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Currently, our developers unobfuscate the javascript code so they can better QA our code in staging before we release to production.

However, sometimes, they forget to obfuscate the code before releasing to production.

I was wondering if there is a way to expire unobfuscated javascript so that, even if the QA developers forget to obfuscate the js it will auto obfuscate the js after a certain time frame (say 12 hours)?

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3 Answers 3

up vote 1 down vote accepted

Javascript does not obfuscate itself so this question doesn't make a whole lot of sense.

Obfuscation is done by a separate tool in the build/release process. What you need is to improve/automate part of the release process to remove the chances of human error in that process. This can either be done with a more rigorous manual process or with more automatation.

In general, the QA team should be testing the EXACT same code that gets deployed on the final site so if that's obfuscated, that's what QA should test. So, first of all, I'd review what QA is doing and why. They should be testing the obfuscated code.

If QA needs to review the unobfuscated code for any reasons (I can't think of any likely reasons myself), then they should make their own copy of the code on their own systems that is unobfuscated and should not be putting the unobfuscated code anywhere in the release process.

Lastly, it sounds like you would benefit from building an automated release process that does the obfuscation and deploys to both the QA test environment and the same process deploys to your production servers. That guarantees that obfuscation is in place and that QA is testing the exact same bits that would go to production when it's released.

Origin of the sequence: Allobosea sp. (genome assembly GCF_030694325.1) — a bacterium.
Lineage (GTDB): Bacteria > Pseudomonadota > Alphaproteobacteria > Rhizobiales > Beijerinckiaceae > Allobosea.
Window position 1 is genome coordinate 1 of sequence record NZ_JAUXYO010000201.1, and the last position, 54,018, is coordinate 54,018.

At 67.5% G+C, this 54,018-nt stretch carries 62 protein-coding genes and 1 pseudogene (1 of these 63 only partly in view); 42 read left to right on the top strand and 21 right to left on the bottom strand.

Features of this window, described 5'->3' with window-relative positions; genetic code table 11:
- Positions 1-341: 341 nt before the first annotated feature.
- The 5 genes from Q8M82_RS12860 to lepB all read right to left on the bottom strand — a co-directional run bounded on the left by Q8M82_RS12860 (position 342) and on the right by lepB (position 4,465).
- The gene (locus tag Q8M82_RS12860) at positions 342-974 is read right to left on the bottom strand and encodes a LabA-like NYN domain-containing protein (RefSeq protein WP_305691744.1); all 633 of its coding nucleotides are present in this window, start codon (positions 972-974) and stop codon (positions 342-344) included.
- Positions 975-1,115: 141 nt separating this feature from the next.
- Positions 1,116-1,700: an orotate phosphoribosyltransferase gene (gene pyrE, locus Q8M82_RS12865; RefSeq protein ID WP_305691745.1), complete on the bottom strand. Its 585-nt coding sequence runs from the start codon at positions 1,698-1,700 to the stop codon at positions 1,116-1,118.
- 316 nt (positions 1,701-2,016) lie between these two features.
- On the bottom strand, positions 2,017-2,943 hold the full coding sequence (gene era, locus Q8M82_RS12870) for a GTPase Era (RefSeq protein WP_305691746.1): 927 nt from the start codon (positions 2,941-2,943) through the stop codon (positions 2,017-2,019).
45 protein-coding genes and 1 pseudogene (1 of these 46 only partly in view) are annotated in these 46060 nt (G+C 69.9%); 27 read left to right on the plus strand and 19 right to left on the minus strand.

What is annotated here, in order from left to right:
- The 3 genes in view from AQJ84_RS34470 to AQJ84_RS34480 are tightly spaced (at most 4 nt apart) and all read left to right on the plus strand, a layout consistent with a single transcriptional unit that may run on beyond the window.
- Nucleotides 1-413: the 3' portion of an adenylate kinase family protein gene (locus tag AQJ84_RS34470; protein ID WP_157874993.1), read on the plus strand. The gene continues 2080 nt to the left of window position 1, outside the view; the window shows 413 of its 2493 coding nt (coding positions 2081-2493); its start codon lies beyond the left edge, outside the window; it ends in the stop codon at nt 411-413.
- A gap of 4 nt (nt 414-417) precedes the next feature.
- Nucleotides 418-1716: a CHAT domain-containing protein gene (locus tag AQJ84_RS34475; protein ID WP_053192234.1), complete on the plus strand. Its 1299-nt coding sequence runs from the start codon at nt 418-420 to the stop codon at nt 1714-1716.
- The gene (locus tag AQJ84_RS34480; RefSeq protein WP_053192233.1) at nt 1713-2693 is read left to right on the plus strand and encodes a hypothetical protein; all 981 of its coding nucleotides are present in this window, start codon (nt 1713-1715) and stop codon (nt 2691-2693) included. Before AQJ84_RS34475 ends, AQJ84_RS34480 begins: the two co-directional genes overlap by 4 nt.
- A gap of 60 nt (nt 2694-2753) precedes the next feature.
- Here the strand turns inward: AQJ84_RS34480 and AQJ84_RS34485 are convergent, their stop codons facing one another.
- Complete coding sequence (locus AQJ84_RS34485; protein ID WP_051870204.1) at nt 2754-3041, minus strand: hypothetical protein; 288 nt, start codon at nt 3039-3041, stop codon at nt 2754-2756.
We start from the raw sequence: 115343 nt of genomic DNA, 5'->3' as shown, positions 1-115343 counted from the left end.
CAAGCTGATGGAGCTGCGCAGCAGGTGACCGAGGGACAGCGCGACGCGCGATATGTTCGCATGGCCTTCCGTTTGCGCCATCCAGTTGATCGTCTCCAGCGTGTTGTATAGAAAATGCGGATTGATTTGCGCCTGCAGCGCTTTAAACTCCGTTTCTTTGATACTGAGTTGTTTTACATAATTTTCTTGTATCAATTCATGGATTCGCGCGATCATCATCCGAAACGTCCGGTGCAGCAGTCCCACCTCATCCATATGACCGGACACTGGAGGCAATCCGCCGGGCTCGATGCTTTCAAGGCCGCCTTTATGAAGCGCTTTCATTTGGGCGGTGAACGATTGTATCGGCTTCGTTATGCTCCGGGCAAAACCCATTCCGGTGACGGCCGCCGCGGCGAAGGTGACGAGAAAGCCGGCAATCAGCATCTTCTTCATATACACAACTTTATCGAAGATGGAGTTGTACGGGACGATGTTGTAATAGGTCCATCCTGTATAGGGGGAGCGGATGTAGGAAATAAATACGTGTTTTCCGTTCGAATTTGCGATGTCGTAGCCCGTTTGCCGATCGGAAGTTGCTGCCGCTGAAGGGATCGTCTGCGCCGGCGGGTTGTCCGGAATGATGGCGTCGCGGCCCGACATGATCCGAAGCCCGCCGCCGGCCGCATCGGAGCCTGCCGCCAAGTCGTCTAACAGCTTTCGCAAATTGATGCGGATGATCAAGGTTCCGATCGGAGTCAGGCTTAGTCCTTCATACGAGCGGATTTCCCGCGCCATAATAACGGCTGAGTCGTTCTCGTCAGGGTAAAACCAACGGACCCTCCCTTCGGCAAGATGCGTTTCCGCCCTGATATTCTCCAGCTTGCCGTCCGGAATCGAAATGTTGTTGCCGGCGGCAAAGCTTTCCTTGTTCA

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"you would benefit from building an automated release process that does the obfuscation and deploys to both the QA test environment and the same process deploys to your production servers" - Any ideas/suggestions on how to do that? or where to look how to do that? –  James Corr Jan 29 '12 at 8:12
    
It depends a bit on what toolset you're using in your build environment and what platform you're using. It can be a simple as batch files/shell scripts that run other programs and copy files around or it can be a tool like a make system that lets you set up dependency rules and then carrys out executes various programs/scripts per your rules. I have a windows-based project that just uses a command line batch file to run a program that minimizes and combines multiple JS files and copies the results to the build output location. –  jfriend00 Jan 29 '12 at 8:20

No, what you are asking for does not make sense.

The problem is with your process: why is the obfuscation happening before your QA developers get the product? Why is it not between them and the final customer release (even if it is necessary)?

Try redesigning the path the code takes between your core developers and the customers' hands instead of looking for a technical solution for a business problem.

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Your process is wrong. If the devs need unobfuscated javascript for debugging, make it such that the server itself has a debug flag to return unobfuscated code. Default to obfuscated code. Require both be present. Work the obfuscation into a release script in the release process.

You don't want QA testing something other than the build you're deploying, so obfuscating after the fact is unideal (imagine you hit a bug in the obfuscator... as likely as it seems, would you rather catch it in QA, or not until it hits prod?

By defaulting to obfuscated code, but allowing plain code via say session state or cookie, you get both correctly tested releases, and easily debuggable ones.

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